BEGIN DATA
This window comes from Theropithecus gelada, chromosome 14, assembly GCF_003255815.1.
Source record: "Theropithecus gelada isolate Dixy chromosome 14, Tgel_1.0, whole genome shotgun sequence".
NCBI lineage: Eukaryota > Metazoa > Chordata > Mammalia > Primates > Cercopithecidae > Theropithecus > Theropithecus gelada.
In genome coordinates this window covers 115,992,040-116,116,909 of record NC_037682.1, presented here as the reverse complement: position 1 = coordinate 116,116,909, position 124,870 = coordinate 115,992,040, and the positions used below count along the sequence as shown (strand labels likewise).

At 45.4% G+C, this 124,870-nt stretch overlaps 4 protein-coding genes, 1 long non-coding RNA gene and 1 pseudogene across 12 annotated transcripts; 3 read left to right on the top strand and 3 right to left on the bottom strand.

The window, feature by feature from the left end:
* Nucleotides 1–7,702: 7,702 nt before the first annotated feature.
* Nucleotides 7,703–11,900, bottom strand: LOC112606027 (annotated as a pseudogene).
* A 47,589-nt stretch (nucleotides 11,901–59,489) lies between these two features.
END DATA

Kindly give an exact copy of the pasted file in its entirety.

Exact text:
This window comes from Theropithecus gelada, chromosome 14, assembly GCF_003255815.1.
Source record: "Theropithecus gelada isolate Dixy chromosome 14, Tgel_1.0, whole genome shotgun sequence".
NCBI lineage: Eukaryota > Metazoa > Chordata > Mammalia > Primates > Cercopithecidae > Theropithecus > Theropithecus gelada.
In genome coordinates this window covers 115,992,040-116,116,909 of record NC_037682.1, presented here as the reverse complement: position 1 = coordinate 116,116,909, position 124,870 = coordinate 115,992,040, and the positions used below count along the sequence as shown (strand labels likewise).

At 45.4% G+C, this 124,870-nt stretch overlaps 4 protein-coding genes, 1 long non-coding RNA gene and 1 pseudogene across 12 annotated transcripts; 3 read left to right on the top strand and 3 right to left on the bottom strand.

The window, feature by feature from the left end:
* Nucleotides 1–7,702: 7,702 nt before the first annotated feature.
* Nucleotides 7,703–11,900, bottom strand: LOC112606027 (annotated as a pseudogene).
* A 47,589-nt stretch (nucleotides 11,901–59,489) lies between these two features.